We mentioned recently that Viacom (Mtv, Comedy Central, Nickelodeon, LOGO) bailed out on its agreement to work with YouTube to upload video clips. The parting was on bad terms, as Viacom felt that YouTube and Google were not working hard enough to stem unauthorized uploads of its copyrighted content as they promised they would. Google responded that new technology that would sniff out illegal uploads was on its way. This week, Viacom sued Google for ONE BILLION DOLLARS (which would be a large chunk of the $1.76 billion that Google paid to buy YouTube to begin with). According to Viacom, the company has "built a lucrative business out of exploiting the devotion of fans to others’ creative works in order to enrich itself and its corporate parent Google.” This comes at a time when many of the owners of "creative works" are partnering with YouTube to upload their clips to reach an even wider audience.
It’s disturbing to think about how much information certain websites have on us, since they can often track our individual searches and activities to a particular location, user, and machine. Google has always kept this valuable information indefinitely, which makes them a tempting source for big-brother info hounds or subpoena-happy lawyers. This week, however, Google announced that it would change its policy to fully anonymize search log data after 18 to 24 months to protect user privacy. The official blog post didn’t hesitate to pat itself on the back: "After talking with leading privacy stakeholders in Europe and the U.S.,
we’re pleased to be taking this important step toward protecting your
Last week’s TED conference showcased, once again, some of the most intriguing innovations in "Technology, Entertainment and Design." This year’s TED awards for innovative thought leaders went to photojournalist James Nachtwey, Biologist E.O. Wilson, and President Bill Clinton. And, like last year, one person generating huge buzz based on his Multi-Touch Interface was Jeff Han. Video of the multi-touch screen in action made the rounds throughout the internet, and Han was inundated withe requests from manufacturers and venture capitalists for his invention. He decided instead to start his own company, Perceptive Pixel, to produce the hardware and software for the interface. So far, he tells Wired, his main client has been the CIA. But it’s clear we’ll be hearing much more from Han and his company. The video at the left shows a larger, more refined version of the display that he demonstrated at this year’s TED conference.
H&R Block and Travelocity are offering Tax Cut Premium software as a free download! [via gizmodo]
Real-life Eternal Sunshine of the Spotless Mind: researchers have found a way to eliminate a specific memory while leaving others intact. The findings may lead to a medication that will cure post-traumatic stress disorder — or make you forget ever getting involved with that psychopathic tweaker who stole all your CDs.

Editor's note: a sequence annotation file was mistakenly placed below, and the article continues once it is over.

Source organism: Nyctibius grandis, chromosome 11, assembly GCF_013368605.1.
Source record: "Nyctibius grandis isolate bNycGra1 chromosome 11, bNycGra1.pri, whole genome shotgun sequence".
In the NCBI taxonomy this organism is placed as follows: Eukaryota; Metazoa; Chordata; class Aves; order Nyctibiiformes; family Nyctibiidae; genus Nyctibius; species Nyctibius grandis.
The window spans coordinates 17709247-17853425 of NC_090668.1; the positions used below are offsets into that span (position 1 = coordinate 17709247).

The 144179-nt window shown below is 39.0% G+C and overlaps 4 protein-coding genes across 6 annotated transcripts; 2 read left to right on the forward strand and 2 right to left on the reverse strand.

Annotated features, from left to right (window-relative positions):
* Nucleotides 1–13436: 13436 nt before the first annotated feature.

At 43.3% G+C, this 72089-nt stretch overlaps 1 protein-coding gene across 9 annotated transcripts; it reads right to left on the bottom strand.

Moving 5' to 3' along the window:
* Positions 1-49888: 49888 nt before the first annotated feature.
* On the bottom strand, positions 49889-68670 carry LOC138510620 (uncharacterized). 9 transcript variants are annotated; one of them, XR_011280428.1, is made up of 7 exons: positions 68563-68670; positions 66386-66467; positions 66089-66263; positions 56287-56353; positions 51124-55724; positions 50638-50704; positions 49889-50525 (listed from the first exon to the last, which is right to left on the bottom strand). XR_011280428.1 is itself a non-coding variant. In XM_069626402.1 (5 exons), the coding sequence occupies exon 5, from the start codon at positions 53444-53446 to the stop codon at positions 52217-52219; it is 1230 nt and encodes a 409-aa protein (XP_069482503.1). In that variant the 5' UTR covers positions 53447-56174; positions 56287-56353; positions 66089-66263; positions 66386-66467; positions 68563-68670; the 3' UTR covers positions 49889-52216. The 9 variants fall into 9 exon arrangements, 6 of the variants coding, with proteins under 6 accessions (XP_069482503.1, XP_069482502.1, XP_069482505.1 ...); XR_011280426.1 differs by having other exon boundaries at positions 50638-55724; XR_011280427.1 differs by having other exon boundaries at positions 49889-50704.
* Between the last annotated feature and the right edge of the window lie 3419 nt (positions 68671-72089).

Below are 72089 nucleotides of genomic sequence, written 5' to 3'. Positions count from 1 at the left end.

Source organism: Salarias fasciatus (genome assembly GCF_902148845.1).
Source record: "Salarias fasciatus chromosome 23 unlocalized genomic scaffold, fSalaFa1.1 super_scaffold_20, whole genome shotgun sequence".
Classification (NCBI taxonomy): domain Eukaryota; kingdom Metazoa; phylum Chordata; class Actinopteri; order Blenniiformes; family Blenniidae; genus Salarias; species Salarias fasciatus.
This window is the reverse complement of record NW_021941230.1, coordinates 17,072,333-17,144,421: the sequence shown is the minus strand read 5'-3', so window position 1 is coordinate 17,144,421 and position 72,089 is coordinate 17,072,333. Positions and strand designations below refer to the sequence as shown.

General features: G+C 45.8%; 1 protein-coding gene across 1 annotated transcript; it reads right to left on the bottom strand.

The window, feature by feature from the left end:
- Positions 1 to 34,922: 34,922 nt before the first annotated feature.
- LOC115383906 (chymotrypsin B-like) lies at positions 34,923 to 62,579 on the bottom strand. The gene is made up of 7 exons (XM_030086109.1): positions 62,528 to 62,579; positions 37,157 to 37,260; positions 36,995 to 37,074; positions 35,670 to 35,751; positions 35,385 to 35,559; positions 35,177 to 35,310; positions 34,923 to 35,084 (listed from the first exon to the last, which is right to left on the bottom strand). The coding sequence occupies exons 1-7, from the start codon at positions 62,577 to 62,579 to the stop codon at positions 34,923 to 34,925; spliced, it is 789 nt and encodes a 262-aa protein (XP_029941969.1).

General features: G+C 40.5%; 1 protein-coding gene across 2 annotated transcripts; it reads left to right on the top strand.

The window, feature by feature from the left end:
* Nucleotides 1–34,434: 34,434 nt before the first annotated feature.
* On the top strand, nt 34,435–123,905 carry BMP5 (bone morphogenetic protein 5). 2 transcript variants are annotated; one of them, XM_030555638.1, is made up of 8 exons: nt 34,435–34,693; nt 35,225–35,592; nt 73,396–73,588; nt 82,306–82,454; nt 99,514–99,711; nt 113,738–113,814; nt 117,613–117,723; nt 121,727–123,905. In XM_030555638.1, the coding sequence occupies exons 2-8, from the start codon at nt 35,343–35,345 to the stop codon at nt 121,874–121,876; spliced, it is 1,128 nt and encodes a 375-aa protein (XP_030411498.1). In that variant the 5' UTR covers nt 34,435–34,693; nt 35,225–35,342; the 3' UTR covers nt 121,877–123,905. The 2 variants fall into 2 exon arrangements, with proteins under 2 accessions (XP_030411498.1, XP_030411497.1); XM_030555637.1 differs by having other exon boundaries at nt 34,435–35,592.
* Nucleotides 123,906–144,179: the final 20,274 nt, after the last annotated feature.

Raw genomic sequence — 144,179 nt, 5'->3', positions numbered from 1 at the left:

The tech/gadget/music world is abuzz about this new thing called Slacker, which was showcased this week at the influential indie music festival SXSW. But what is it, besides a lot of buzz? So far, it is a free internet radio service with professionally programmed channels in all genres of music. Coming soon, a portable MP3 player will allow you to listen to your radio channels wirelessly via satellite or WiFi, again, all free (except the cost of the player). While the company is competing with the likes of iPod and Zune, it has features that enable it to carve out a niche, particularly the personalized radio service that is growing in popularity (see Michael Goff’s post from today). Said Slacker Chief Exec Dennis Mudd: "This is
going to be the first personalized radio that’s really
portable." They already have the cooperation of 3 of the 4 big record companies as well as hundreds of indie labels.
"Don’t get me wrong – generally, I’m 100% for the wearing of pants, but that day I just had to take a stand." So starts a ficlet on Ficlets.com (an AOL property), a new site encouraging users to add a short story to the site to which other users can contribute. "Once you’ve written and shared your ficlet, any other user can pick up
the narrative thread by adding a prequel or sequel. In this manner, you
may know where the story begins, but you’ll never guess where (or even
if!) it ends."
"I ain’t tryin’ to f**k your man/Lookin at my Myspace, lotion in his hand." Tila Tequila, the Madonna of MySpace, according to Time Magazine, is attempting to turn her huge popularity on the social network into a music career by releasing her first three singles at iTunes this week. Tequila, who last year was the single member with with the highest number of MySpace "friends" teamed up with Lil’ Jon on her hip-hop inspired "I Love U," "F**K Ya Man," and "Paralyze" — each of which use the F and B word liberally. The former Playboy Playmate, who currently has 1,727,303 friends, is hoping to turn her MySpace popularity into album sales. Said Tequila, “I’m very nervous because this has never been done before."
TowleTech is written by TR correspondent Daniel Williford.